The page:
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This story first appeared in the Nov. 15 issue of The Hollywood Reporter magazine.
In an era when even casual diners have become in-the-know gourmands thanks to Top Chef and other programs, it’s harder to impress the restaurant-going public. Rare, just-for-you ingredients and special tables positioned inside the kitchen no longer are enough to satiate hard-core foodies. Lately, these jaded types have been hungering for seats at celebrity-chef collaborative dinners, which might as well be dubbed Super Friends Suppers.
These high-priced special events — for which all-star toques align for an evening, handling different courses of elaborate tasting menus — are the new hot ticket. During the summer, Wolfgang Puck teamed with Roy Choi of Kogi fame and Manhattan’s Momofuku empire builder David Chang at Hotel Bel-Air, at $190 a pop. Dishes included Santa Barbara spot prawns with sea urchin and short ribs with pickled peaches. (Jon Favreau also worked in the kitchen, doing research for his upcoming film Chef.) In October, the food world’s eminent James Beard Foundation hosted a $185-a-person affair at Union Station, led by Rick Bayless, who was joined by Michael Cimarusti (Providence), Jeremy Fox (Rustic Canyon), Karen Hatfield (Hatfield’s) and Nobu Matsuhisa — who a few days earlier had gathered 28 chefs from his globe-spanning restaurants for a feast at his new Las Vegas hotel.
Also in October, Michelin men Morihiro Onodera, formerly of Mori Sushi, and Stefano De Lorenzo recently offered a $125 Japanese-Italian 10-courser at the latter’s Westside restaurant La Botte. On Nov. 10, for $185 — not including wine — the Bocuse d’Or USA professional chefs organization, founded by Daniel Boulud and Thomas Keller, is presenting a dinner at Santa Monica’s Melisse, where chef Josiah Citrin will be joined by the garlanded likes of Michael Tusk (San Francisco’s Quince), Trey Foshee (George’s at the Cove in La Jolla, Calif.), Traci Des Jardins (S.F.’s Jardiniere) and Gavin Kaysen (NYC’s Cafe Boulud).
For diners who have eaten everything, the appeal of these dinners (anyone can buy tickets) lies in the pursuit of something at once new and ineffable, served by a saucepan superband. “Now, with everyone on Instagram, Twitter and all the rest, people want memorable experiences they can capture and talk about and that aren’t likely to happen again,” says Puck.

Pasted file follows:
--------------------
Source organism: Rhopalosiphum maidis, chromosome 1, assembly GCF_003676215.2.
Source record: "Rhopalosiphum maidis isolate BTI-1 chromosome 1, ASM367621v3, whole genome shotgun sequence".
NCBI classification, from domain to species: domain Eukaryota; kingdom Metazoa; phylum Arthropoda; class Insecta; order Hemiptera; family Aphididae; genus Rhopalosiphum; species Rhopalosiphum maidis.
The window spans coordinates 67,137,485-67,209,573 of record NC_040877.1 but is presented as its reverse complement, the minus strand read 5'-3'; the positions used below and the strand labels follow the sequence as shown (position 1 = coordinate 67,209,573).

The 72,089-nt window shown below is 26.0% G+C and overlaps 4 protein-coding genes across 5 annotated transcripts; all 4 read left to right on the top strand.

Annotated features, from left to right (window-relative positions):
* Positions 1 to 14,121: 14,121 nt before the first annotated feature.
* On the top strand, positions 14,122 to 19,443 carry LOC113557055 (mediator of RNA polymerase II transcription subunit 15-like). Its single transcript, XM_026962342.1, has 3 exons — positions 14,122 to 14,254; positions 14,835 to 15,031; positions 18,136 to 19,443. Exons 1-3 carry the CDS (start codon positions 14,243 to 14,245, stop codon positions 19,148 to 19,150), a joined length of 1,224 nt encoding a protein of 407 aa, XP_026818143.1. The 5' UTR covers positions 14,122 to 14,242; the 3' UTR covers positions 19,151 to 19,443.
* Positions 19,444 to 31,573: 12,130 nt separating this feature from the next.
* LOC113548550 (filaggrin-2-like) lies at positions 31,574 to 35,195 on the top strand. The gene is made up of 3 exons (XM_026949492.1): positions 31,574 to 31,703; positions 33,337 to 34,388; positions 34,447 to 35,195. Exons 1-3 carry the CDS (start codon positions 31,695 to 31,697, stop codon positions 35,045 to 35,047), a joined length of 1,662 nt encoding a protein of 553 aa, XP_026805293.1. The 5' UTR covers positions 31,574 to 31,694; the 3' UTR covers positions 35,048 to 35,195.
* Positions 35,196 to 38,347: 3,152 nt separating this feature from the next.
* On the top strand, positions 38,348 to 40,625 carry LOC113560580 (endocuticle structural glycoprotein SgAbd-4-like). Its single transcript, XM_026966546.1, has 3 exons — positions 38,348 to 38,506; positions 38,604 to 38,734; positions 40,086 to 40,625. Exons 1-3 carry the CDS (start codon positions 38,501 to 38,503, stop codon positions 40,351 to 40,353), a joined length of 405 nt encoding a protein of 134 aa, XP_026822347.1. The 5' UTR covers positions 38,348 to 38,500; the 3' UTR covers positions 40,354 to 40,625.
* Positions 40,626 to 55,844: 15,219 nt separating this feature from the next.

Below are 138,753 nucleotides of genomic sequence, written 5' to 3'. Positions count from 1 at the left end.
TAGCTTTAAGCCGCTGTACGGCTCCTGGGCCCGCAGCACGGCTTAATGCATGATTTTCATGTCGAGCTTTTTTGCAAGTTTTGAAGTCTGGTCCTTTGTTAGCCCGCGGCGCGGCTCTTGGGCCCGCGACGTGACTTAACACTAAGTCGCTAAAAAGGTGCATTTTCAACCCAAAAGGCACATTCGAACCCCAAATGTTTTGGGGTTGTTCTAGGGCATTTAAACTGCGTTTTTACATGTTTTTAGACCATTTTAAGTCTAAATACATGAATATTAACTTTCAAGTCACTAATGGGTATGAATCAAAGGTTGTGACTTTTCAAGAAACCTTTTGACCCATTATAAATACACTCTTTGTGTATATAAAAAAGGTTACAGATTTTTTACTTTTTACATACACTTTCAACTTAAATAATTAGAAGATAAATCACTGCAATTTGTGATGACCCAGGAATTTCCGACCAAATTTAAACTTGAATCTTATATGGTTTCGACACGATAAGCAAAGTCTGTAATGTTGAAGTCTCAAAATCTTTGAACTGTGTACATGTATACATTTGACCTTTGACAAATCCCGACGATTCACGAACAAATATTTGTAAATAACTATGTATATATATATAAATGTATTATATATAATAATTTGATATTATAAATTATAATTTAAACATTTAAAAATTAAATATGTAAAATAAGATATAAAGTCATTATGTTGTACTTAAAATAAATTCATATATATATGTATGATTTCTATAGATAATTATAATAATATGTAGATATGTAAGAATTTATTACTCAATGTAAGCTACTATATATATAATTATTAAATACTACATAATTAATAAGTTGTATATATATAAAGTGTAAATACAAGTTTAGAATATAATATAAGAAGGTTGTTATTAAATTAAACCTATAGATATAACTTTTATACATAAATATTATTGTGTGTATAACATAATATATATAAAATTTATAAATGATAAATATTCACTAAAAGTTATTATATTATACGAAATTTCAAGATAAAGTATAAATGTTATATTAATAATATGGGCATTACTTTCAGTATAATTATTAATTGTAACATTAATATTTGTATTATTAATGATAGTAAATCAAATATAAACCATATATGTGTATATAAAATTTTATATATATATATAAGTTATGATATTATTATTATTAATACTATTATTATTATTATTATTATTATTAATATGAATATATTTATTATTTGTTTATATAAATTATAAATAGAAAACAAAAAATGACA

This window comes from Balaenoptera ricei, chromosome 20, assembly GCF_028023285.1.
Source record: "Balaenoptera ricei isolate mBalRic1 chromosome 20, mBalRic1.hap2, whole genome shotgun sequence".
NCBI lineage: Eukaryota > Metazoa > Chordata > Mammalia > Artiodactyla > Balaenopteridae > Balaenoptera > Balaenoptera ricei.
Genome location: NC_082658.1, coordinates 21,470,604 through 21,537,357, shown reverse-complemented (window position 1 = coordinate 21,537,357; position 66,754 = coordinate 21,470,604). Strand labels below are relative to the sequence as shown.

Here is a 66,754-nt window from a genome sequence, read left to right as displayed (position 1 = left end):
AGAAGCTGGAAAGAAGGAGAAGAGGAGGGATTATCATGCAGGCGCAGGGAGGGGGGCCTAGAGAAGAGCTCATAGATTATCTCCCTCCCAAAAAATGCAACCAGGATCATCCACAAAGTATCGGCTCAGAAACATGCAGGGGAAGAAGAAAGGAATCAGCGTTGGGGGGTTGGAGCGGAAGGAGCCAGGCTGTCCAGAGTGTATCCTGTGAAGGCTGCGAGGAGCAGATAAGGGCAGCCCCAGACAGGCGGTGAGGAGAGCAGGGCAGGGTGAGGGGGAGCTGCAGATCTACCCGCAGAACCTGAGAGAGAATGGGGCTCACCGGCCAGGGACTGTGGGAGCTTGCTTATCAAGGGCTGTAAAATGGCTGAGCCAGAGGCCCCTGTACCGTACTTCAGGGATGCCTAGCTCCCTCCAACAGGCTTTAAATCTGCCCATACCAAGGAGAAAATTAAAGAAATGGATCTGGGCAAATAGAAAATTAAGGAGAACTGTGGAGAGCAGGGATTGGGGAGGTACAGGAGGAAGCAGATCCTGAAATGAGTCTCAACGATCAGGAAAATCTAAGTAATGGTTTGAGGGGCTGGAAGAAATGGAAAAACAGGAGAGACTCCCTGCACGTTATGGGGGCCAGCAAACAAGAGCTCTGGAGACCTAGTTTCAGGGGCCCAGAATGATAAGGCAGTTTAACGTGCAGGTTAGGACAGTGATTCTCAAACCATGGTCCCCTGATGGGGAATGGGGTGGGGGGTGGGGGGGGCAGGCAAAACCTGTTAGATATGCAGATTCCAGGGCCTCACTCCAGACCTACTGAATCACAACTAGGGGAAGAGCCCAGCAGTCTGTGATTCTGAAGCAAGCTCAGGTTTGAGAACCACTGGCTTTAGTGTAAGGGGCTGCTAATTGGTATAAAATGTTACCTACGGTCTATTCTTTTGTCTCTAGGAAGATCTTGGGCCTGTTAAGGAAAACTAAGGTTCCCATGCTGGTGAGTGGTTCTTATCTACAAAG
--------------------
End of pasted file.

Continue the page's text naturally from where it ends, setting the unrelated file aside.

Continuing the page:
For chefs, the allure is more varied. They are acutely aware that these events attract a deep-pocketed, super-sophisticated audience that might yield investors for their next project. (In other words, it’s a demographic very different from the typical special-splurge restaurant patron.) They also occasionally learn a fresh trick or two from talented colleagues at their level. “There’s always something: a new ingredient, an idea about running a kitchen,” says Citrin. And, in a field defined by busy evening schedules, the dinners give the chefs a good excuse to hang out together — even if it is, nominally, for work. “It’s as much a social experience for them as for the diners,” says Kris Moon of the James Beard Foundation. “We hear from chefs that they finally get to see their friends.”
These being all-star kitchens, it also is a chance for long-laureled chefs to learn how they stack up against the competition. Jokes Fox, who will collaborate again, this time with David Kinch of Manresa in Los Gatos, Calif., on Nov. 11 at Rustic Canyon ($95 without wine), “The motivation is really just to not embarrass yourself — not to fall on your face.”
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